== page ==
Shares in Macquarie Bank rocketed $1.13 to $49.13 this morning after the Millionaire Factory reported a better than expected 68% increase in net profit to a record $881 million for the year to March 30. Macquarie Bank is now Australia’s fifth most profitable bank, and the most profitable based on return on equity. The investment bank and specialist fund manager has easily surpassed St George Bank’s $717 million for 2004 and the rate indicated in its interim of $416 million revealed earlier this month.
Macquarie has also rewritten the executive remuneration record books, with its top seven execs taking home a massive $57 million between them. Executive chairman David Clarke earned a total of $6.35 million whilst CEO Alan Moss pocketed a record $12.662 million. Among the five senior managers, Nick Moore made $11.36 million, treasury boss Andrew Downe $7 million, Otto Weiss $10.13 million, Bill Moss $5.23 million and Richard Sheppard $4.23 million.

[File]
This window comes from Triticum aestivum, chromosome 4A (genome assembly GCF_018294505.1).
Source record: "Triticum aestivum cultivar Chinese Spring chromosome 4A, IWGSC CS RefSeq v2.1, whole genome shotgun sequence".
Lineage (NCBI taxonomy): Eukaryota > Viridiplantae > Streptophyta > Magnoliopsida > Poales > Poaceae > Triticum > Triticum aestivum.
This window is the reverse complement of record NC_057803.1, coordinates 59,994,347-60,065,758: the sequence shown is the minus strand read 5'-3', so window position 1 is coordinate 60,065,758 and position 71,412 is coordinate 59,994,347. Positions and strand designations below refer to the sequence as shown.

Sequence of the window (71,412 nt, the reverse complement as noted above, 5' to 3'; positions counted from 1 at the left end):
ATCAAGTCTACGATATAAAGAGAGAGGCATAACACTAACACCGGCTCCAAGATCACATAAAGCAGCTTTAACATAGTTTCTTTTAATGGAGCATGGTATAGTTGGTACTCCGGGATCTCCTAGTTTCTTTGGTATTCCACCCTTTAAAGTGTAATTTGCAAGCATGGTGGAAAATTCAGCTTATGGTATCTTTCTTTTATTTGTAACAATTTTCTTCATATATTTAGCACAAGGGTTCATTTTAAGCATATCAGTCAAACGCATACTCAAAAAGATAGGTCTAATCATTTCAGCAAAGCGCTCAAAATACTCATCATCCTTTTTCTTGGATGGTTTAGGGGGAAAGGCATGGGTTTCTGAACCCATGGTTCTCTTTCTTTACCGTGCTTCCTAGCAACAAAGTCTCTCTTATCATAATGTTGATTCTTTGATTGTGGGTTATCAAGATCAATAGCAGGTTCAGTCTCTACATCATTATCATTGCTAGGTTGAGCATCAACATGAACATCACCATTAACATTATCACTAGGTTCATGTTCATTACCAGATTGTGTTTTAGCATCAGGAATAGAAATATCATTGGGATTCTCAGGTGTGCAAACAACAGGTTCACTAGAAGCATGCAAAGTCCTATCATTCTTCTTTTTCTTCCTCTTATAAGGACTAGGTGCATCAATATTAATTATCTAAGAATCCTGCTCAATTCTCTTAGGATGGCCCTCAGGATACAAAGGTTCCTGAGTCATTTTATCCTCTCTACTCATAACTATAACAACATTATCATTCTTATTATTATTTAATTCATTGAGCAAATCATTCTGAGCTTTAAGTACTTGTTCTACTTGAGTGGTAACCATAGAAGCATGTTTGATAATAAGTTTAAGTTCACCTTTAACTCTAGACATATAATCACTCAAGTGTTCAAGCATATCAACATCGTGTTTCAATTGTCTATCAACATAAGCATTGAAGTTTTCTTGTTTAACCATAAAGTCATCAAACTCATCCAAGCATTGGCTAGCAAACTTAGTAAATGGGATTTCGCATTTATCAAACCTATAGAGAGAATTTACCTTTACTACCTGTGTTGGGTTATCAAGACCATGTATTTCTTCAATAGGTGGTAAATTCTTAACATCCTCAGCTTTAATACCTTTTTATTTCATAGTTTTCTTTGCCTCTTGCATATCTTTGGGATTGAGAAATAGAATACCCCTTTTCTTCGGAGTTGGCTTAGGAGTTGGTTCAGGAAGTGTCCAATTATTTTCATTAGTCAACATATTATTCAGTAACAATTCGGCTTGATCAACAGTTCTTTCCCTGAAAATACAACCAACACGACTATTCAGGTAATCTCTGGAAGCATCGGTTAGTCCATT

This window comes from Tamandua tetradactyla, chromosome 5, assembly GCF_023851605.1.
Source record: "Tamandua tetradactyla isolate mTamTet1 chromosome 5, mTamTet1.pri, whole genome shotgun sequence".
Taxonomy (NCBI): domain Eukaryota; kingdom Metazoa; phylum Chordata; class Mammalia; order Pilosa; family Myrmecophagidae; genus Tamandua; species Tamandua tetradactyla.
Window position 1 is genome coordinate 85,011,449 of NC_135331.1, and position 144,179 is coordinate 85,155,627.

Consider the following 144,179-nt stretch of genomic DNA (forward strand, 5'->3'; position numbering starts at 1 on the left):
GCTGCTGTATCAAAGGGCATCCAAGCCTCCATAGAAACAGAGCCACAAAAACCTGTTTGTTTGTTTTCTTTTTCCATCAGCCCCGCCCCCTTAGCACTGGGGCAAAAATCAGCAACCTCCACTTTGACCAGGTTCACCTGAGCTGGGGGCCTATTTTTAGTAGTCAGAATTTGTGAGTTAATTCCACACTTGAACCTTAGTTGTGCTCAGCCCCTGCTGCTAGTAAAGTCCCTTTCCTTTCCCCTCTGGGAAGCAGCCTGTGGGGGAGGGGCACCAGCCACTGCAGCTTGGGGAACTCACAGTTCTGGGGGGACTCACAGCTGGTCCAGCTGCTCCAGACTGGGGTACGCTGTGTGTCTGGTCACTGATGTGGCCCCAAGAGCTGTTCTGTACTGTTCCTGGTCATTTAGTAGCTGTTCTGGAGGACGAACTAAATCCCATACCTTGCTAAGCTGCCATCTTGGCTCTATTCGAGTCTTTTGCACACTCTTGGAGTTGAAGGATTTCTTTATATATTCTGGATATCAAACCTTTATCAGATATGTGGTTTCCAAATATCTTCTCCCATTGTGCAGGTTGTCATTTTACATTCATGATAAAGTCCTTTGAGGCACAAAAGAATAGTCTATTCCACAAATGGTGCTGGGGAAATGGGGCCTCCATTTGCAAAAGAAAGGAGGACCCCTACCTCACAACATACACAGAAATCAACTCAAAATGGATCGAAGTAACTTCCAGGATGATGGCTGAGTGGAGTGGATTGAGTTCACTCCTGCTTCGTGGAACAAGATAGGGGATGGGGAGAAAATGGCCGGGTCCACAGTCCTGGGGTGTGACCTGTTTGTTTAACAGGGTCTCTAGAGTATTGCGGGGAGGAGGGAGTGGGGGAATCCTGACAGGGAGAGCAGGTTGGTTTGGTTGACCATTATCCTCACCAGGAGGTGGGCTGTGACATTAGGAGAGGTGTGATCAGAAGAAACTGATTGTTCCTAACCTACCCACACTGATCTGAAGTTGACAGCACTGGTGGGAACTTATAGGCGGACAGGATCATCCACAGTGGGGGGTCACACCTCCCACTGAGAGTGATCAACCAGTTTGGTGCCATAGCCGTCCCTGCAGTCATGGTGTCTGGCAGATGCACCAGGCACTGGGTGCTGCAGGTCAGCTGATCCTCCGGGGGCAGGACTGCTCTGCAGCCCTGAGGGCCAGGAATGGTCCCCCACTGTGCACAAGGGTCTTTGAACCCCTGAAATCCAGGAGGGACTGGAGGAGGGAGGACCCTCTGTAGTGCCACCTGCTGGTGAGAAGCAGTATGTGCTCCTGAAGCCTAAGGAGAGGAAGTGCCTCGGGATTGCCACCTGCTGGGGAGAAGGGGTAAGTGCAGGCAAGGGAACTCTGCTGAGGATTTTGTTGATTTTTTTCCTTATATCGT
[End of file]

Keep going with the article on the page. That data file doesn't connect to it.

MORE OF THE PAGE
This is salary, super, retirement, incentives and value of options. It doesn’t count income on their shareholdings or from holdings of units and investments in Macquarie’s other vehicles, such as Macquarie Infrastructure and Macquarie Airports.
Despite a one-off $300 million boost from the restructure of the Macquarie-Goodman property group, the bank said it was aiming to repeat this lofty profit in the current year. Operating income surged by 55% to $3.6 billion meaning the bank’s 6,556 staff are costing an average $250,000-plus for the year ended March 30. Return on equity jumped to 30% from 22%. That’s well ahead of the ANZ, St George and Westpac. In fact it was a cascade of money. Total dividend up to a massive $2.01 with a higher final and a special of 40c a share. That will please staff and management with their shares. We’ll have to watch how many of the in-the-money options are converted shortly.
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The conversion of Macquarie into an international specialist funds manager continued as 37% of earnings came from offshore where the bank now has more than 1,700 staff. Performance fees of more than $300 million were paid by the likes of Macquarie Airports and Macquarie Infrastructure Group. Money just poured out of virtually every deal in performance fees, higher profits, extra interest income. The only businesses that didn’t do all that well were regular funds management and share broking.